922 mild drinkers, 318 moderate drinkers and 971 non drinkersPopulation-based prospective studyLetenneur, 2004
The pooled RR for the effect of wine consumption on cognitive decline was 0.72 (95% CI 0.63–0.80; I2 = 82.4%; τ2: 0.0154). Using the Hartung–Knapp–Sidik–Jonkman method, the RR was 0.65 (95% CI 0.52–0.79; I2 = 94,531%; τ2: 0.057).12 studies ranging from 360 to 10,308 subjectsMeta-analysisLuceron-Lucas-Torres, 2022
Intake of wine on a monthly, weekly or daily basis was associated with a lower risk of stroke compared with no wine intake (monthly: relative risk [RR], 0.83; 95% CI, 0.69 to 0.98; weekly: RR, 0.59; 95% CI, 0.45 to 0.77; daily: RR, 0.70; 95% CI, 0.46 to 1.00).
There was no protective association between intake of beer or spirits on risk of stroke.
13,329 eligible men and women, aged 45 to 84 years, participating in the Copenhagen City Heart StudyProspective cohort studyTruelsen et al., 1998
Light–moderate alcohol drinkers had better MMSE (Mini Mental State Exanination) performance than abstainers (p < 0.05) and heavy drinkers (p < 0.01) 2 years after MCI diagnosis. 176 patients with mild cognitive impairment (MCI)Prospective cohort studyXu et al., 2009

5.4. Low-to-Moderate Wine Consumption and Cancer

This research was conducted with the keywords: “alcohol” AND “wine” AND “cancer”. We analyzed a total of five studies: one population-based multicenter prospective study, three prospective cohort studies and one case–control study. The description of the studies is presented in Table 4.
There is a strong scientific consensus that alcohol drinking can cause a dose-related increase of cancer risk [122]. Clear patterns have emerged between alcohol consumption and the development of cancer of head and neck, esophagus, liver, breast, colon and rectum [122]. As a consequence, many institutions and authorities provide guidelines and recommendations on alcohol consumption. The conclusions of The Third Expert Report “Diet, Nutrition, Physical Activity and Cancer: a Global Perspective” produced in 2018 by the World Cancer Research Fund International on behalf of the World Cancer Research [123] indicate that: “for cancer prevention, it’s best not to drink alcohol. If you do consume alcoholic drinks, do not exceed national guidelines”. The guidelines on alcohol and public health of the Centers for Disease Control and Prevention (CDC) of the United States of America [124] indicate that: “The Dietary Guidelines for Americans recommend that adults of legal drinking age can choose not to drink, or to drink in moderation by limiting intake to 2 drinks or less in a day for men or 1 drink or less in a day for women”. The recent paper by Clinton et al. [125] indicates that: “1. consuming alcoholic drinks is a cause of several cancers. 2. for cancer prevention, it is best not to drink alcohol. 3. the evidence of increased cancer risk is for alcohol intake >30 g/day”. Similar conclusions have been reported in the European code against cancer [126], which states in its 4th edition published in 2016: “Not drinking alcohol is better for cancer prevention. If you drink alcohol of any type, limit your intake” [127].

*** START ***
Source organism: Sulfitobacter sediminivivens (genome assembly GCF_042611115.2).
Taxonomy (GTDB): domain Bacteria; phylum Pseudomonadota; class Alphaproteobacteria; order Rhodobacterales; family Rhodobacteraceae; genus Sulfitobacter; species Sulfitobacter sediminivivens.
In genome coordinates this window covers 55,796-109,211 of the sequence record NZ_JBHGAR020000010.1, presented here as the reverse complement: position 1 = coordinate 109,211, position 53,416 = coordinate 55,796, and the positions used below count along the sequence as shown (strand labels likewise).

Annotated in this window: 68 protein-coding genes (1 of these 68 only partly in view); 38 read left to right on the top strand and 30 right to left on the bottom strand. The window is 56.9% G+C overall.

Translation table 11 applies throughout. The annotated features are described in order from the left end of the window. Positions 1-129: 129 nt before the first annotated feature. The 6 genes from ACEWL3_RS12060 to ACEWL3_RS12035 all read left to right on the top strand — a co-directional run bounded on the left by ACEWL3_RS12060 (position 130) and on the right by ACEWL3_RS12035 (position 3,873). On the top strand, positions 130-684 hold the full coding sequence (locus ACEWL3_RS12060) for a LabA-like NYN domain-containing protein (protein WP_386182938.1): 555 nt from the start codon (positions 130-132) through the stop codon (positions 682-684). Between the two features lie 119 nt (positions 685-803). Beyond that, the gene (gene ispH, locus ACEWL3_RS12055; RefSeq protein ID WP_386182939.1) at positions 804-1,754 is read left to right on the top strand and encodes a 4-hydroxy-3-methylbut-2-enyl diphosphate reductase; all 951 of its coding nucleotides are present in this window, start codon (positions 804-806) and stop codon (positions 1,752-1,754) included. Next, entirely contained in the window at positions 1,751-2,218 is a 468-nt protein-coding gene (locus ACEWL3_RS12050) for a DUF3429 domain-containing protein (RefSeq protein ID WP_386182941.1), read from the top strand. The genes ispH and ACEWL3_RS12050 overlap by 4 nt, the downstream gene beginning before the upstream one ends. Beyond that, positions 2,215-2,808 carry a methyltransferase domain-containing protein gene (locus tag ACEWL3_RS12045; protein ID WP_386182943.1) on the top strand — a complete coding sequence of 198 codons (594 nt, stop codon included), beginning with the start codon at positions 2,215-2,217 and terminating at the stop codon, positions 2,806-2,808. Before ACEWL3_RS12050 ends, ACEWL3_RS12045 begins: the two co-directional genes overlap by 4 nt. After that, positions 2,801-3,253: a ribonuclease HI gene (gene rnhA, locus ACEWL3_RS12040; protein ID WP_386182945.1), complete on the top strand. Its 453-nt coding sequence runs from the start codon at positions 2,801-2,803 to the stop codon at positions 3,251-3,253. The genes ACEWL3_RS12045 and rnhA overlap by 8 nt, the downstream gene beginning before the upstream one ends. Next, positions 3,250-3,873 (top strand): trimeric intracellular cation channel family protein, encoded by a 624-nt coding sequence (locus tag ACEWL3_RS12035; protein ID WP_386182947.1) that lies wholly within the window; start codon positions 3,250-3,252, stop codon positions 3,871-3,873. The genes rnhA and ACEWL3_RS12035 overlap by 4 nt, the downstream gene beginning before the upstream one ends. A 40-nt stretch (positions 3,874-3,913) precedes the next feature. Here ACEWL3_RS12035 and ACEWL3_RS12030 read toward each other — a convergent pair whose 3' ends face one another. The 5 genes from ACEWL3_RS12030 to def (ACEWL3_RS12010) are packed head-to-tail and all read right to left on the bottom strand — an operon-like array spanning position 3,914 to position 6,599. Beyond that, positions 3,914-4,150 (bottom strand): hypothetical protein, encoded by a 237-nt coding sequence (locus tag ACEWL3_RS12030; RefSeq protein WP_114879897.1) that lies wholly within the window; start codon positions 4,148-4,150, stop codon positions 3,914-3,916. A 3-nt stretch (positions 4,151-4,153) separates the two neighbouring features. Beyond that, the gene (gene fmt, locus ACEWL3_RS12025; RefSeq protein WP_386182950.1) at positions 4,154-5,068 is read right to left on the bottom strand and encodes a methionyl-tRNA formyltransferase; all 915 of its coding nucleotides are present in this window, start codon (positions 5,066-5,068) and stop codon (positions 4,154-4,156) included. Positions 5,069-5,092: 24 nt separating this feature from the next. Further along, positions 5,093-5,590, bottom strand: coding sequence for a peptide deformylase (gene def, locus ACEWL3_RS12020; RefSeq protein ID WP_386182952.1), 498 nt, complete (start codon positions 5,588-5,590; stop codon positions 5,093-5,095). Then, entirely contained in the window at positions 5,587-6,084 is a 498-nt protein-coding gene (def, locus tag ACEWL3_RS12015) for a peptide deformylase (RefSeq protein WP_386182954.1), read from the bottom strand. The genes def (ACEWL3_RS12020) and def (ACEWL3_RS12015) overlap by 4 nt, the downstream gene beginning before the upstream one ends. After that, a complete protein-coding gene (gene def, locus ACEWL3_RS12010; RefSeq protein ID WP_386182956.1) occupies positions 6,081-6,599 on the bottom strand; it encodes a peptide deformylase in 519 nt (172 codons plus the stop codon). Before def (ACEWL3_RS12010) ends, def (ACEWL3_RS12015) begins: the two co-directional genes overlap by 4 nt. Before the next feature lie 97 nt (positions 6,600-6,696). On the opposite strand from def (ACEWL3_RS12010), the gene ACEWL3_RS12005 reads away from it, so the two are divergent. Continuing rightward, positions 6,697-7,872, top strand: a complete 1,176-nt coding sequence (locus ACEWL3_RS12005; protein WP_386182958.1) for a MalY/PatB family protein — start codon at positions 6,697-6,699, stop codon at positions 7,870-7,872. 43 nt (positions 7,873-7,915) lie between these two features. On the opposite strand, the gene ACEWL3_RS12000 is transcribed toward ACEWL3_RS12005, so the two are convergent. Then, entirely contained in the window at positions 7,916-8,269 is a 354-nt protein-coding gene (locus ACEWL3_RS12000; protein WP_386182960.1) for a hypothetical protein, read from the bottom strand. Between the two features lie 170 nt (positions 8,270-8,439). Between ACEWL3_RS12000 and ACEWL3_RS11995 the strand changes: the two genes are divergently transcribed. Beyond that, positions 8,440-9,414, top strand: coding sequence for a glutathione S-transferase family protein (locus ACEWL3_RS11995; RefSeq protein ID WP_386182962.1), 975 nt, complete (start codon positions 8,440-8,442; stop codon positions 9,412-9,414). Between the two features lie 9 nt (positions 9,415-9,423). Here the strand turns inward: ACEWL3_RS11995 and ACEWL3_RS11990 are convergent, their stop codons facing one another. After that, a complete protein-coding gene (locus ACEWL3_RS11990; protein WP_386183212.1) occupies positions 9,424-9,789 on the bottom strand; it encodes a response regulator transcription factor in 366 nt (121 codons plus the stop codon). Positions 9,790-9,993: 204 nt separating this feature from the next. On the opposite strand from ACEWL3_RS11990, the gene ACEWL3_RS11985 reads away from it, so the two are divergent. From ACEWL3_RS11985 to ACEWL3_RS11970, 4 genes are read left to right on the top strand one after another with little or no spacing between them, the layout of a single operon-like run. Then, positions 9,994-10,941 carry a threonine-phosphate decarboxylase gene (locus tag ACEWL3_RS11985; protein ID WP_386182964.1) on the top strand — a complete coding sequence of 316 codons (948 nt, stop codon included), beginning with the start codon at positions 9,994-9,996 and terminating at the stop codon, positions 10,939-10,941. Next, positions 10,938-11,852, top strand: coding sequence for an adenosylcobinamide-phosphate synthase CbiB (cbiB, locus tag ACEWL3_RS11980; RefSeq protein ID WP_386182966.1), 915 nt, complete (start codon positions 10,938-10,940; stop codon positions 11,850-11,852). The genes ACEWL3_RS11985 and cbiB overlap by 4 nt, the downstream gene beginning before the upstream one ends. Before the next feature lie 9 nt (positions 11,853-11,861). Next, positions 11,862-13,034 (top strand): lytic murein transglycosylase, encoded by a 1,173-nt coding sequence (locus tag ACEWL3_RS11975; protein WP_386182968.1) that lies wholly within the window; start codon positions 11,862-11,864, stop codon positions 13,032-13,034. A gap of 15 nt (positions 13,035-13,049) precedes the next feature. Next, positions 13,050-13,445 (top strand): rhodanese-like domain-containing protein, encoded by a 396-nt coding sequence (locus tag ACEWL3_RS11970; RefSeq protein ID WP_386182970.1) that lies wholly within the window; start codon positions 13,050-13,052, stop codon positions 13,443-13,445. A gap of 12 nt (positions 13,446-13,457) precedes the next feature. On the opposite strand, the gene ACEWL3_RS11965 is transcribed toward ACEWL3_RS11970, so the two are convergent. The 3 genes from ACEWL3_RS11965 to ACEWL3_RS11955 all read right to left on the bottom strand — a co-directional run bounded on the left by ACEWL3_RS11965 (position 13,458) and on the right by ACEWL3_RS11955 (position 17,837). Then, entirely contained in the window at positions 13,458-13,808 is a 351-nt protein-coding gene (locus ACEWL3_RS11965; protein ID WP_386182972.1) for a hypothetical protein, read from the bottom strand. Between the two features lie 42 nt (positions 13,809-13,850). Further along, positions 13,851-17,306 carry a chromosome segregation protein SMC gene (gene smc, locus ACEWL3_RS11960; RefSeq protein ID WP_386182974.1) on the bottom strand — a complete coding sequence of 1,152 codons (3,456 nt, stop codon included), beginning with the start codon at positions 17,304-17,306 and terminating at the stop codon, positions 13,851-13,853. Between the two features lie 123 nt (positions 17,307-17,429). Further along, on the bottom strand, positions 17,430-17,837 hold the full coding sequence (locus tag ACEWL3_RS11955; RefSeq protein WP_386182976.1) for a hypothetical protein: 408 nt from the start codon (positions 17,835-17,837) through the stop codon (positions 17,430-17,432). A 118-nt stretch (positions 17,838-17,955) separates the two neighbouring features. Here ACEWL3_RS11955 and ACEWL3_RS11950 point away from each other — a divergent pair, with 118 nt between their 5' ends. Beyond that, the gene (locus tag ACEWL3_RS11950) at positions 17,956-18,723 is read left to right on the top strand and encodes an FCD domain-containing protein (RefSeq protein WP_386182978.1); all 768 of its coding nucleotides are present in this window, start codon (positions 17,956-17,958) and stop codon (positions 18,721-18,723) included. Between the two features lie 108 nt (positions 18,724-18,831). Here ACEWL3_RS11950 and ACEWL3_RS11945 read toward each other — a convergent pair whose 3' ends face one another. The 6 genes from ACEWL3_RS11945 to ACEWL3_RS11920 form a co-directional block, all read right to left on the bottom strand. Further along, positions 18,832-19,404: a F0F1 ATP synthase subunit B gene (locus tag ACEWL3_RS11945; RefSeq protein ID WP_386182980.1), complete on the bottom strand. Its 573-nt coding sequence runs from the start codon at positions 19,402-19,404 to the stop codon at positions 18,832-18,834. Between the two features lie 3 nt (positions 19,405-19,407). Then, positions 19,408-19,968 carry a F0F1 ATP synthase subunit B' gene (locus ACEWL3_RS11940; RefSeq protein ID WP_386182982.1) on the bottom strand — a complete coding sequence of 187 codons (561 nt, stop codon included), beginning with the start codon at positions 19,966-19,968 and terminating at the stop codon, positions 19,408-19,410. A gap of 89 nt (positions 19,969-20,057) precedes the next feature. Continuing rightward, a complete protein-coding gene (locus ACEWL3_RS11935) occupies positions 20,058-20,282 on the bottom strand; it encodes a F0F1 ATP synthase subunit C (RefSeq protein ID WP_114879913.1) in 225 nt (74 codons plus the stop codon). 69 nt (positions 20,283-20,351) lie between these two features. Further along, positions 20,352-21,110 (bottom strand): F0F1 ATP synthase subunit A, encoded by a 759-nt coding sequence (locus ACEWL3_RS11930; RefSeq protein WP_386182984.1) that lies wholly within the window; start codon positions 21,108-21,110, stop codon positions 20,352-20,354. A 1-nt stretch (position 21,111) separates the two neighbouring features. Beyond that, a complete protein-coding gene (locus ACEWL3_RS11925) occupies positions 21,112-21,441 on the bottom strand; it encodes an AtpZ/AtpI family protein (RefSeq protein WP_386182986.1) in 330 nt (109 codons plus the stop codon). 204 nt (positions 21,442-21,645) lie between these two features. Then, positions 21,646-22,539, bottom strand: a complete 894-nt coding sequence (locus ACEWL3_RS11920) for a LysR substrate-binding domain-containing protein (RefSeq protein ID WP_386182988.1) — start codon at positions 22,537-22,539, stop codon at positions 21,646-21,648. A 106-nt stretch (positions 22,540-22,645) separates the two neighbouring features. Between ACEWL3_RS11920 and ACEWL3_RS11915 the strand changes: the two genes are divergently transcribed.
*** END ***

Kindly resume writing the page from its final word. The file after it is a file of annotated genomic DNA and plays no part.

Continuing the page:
Resveratrol, found in grapes and wine (mostly red wine), has been investigated for many possible health effects, including cancer prevention [128]. Whether moderate intake of red wine may protect against cancer is still controversial [129]. The aforementioned health benefits of resveratrol against cancer produced in the laboratory setting cannot be translated into effects on the free-living population. Indeed, three cohort studies (conducted in non-Mediterranean countries) on lung, colorectal and prostate cancers, and one study on overall cancer mortality (conducted in a Mediterranean country) reported that moderate alcohol/wine consumption does not contribute appreciably to the etiology or protection of such malignancies (Table 4) [130,131,132,133].
The traditional Mediterranean diet that includes moderate wine consumption during adult life is associated with a reduced risk of cancer. This pattern of drinking does not appreciably influence the overall risk of cancer [134]. The only critical problem seems to be the breast cancer risk, but a recent study showed a strong association between adherence to the Mediterranean diet and reduction of breast cancer risk with an odds ratio of 0.82 [135] (Table 4). Interestingly, the exclusion of the ethanol component (mainly due to wine) from the Mediterranean diet score did not materially modify the results (OR = 0.81).
However, as previously said, heavy alcohol drinking is associated with digestive, upper respiratory tract, liver and breast cancers; therefore, restriction of alcohol consumption is a priority goal and the national and international authorities should suggest that alcohol consumption should be avoided to prevent cancer and when alcohol is consumed the amount should be limited to two drinks/day in men and one drink/day in women.
Table 4. Studies that considered wine and cancer risk.
Table 4. Studies that considered wine and cancer risk.
Wine/Alcohol Consumption
and Cancer
Number of SubjectsStudy DesignReferences
In comparison with life-time abstainers, consumption of alcohol less than 10 g/day was associated with an average 11% [95% confidence interval (CI) = 7–14%] reduction in the risk of total mortality, while intake > 20 g/day was associated with a 13% (95% CI = 7–20%) increase in the risk of total mortality.
With regard to cancer, drinking up to 10 g/day was not associated with either mortality risk reduction or increase, while alcohol intake > 20 g/day was associated with a 22% (95% CI = 10–35%) increased risk of mortality.